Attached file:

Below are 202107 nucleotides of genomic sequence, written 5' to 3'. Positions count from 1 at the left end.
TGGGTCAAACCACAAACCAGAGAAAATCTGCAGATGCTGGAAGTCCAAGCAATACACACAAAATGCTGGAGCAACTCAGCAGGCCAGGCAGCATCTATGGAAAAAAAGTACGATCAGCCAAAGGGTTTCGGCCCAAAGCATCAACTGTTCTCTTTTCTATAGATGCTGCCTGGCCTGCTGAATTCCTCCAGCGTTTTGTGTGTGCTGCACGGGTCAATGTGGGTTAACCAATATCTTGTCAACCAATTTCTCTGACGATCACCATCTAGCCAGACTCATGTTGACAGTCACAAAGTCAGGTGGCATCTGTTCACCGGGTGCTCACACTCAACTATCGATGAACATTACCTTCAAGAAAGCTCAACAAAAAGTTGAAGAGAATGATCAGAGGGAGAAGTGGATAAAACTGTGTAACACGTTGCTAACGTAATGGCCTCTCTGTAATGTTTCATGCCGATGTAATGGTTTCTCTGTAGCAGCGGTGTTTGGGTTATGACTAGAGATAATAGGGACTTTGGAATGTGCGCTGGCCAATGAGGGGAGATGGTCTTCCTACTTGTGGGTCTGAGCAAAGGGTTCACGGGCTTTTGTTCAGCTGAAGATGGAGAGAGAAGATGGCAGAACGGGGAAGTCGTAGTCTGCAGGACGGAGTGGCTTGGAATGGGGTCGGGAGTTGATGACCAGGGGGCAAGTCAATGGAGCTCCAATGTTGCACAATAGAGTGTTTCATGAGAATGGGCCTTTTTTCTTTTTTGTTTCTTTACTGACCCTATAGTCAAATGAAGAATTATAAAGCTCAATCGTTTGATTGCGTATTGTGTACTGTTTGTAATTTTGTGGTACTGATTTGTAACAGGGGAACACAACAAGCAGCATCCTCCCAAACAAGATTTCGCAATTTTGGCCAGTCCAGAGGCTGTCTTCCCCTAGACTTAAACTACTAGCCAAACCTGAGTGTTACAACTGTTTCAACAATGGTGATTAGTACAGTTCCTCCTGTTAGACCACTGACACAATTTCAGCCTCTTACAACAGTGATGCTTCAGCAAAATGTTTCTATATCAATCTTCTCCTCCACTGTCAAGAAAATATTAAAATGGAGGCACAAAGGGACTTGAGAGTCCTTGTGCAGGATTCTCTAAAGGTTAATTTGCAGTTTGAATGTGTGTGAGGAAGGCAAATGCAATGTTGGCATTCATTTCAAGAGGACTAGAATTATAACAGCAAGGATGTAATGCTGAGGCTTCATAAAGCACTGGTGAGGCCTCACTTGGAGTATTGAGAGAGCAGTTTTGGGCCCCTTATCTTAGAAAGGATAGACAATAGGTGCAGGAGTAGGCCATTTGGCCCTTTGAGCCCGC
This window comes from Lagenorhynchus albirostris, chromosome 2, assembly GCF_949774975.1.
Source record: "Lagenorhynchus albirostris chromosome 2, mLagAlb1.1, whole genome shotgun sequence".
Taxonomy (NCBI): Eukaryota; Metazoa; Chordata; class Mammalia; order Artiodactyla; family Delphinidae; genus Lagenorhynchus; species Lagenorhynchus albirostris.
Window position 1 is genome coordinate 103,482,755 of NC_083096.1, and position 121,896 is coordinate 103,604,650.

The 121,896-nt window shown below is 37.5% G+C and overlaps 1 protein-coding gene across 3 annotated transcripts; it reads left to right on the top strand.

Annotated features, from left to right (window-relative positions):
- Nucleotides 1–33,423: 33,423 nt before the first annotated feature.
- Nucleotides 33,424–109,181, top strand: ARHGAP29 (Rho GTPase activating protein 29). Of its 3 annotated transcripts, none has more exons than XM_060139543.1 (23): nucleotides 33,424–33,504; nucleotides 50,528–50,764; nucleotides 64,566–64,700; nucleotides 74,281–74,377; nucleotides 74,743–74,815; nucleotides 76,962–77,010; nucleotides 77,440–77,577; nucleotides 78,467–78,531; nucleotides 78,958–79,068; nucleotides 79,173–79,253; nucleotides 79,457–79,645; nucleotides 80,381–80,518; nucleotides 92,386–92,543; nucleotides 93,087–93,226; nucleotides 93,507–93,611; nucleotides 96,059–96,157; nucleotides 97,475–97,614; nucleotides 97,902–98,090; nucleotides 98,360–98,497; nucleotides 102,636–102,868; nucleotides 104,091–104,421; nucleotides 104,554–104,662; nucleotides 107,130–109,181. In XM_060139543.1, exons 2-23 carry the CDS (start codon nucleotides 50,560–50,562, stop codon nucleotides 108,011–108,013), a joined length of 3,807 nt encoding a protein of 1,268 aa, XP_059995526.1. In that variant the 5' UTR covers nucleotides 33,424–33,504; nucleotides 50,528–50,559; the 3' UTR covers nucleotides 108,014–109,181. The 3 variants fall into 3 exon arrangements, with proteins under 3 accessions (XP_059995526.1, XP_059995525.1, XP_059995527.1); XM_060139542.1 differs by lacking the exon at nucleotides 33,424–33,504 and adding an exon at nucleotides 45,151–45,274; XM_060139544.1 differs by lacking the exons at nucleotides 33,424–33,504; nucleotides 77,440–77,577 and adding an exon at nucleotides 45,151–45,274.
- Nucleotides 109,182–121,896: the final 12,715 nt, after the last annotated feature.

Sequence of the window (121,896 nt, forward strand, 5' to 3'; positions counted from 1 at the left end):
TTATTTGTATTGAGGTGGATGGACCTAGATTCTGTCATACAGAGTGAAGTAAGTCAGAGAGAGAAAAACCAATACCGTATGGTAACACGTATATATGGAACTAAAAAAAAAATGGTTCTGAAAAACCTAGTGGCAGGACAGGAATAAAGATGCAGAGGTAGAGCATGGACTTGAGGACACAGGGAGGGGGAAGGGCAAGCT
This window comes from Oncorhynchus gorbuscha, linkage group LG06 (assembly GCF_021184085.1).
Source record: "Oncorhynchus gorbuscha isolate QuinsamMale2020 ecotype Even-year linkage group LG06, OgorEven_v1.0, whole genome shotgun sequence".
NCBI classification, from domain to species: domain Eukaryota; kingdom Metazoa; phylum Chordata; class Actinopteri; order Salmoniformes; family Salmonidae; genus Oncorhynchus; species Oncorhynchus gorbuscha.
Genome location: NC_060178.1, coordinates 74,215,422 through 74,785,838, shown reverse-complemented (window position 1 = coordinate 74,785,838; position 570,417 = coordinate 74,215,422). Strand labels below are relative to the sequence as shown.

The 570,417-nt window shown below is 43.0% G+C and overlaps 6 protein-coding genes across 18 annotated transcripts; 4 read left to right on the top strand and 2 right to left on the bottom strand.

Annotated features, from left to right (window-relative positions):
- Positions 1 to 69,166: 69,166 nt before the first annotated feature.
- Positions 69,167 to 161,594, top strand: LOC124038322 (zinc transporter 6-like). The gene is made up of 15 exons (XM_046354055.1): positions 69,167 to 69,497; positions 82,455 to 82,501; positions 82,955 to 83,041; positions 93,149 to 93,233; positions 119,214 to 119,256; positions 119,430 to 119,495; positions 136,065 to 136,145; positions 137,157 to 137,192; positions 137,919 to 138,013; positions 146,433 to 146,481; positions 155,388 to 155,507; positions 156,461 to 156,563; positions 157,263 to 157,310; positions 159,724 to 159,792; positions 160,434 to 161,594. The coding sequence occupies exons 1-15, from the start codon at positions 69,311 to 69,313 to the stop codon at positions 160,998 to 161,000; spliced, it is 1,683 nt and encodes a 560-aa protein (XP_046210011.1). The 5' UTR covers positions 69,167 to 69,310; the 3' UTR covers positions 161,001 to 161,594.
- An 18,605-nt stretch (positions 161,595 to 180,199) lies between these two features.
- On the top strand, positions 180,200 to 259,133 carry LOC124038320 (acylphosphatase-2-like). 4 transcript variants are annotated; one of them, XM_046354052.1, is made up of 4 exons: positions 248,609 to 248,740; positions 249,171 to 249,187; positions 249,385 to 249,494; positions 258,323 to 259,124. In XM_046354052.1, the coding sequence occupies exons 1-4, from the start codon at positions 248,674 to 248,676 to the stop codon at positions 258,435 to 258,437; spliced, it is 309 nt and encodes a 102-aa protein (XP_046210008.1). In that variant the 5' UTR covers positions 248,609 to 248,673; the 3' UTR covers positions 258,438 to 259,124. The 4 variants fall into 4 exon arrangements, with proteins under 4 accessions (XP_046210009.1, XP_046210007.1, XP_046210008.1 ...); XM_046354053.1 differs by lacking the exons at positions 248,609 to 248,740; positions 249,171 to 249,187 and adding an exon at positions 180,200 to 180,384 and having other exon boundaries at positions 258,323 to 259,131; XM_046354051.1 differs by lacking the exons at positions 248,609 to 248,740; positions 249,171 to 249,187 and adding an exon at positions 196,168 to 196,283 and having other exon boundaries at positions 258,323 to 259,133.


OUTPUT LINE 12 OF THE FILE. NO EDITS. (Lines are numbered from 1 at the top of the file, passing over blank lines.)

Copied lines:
Sequence of the window (121,896 nt, forward strand, 5' to 3'; positions counted from 1 at the left end):